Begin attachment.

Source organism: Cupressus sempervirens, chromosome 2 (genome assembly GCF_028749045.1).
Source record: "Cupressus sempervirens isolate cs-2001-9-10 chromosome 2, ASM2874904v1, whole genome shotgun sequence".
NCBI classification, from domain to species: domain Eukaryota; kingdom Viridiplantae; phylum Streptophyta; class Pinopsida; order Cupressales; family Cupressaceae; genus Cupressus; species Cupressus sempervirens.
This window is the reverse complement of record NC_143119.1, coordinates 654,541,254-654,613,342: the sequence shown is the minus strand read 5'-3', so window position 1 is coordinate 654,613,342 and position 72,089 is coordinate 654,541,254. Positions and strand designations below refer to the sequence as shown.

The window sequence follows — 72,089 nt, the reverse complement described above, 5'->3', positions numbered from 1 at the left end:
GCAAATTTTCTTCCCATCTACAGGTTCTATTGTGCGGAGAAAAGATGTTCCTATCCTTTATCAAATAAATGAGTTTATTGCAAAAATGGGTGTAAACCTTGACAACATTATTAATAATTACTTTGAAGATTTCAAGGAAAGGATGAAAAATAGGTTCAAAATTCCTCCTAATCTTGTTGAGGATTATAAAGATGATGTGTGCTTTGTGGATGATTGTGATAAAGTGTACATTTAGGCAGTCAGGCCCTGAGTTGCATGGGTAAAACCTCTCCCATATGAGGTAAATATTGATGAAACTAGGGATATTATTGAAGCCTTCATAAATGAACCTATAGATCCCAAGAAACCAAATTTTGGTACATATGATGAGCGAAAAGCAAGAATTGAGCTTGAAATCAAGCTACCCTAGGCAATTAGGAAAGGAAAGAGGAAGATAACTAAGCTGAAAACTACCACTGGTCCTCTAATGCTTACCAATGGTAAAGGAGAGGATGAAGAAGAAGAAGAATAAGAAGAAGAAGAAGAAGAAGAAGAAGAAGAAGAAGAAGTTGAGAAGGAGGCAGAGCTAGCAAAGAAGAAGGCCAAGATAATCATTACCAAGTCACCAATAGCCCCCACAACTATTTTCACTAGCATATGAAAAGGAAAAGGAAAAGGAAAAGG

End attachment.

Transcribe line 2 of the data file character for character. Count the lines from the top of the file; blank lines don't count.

Source record: "Cupressus sempervirens isolate cs-2001-9-10 chromosome 2, ASM2874904v1, whole genome shotgun sequence".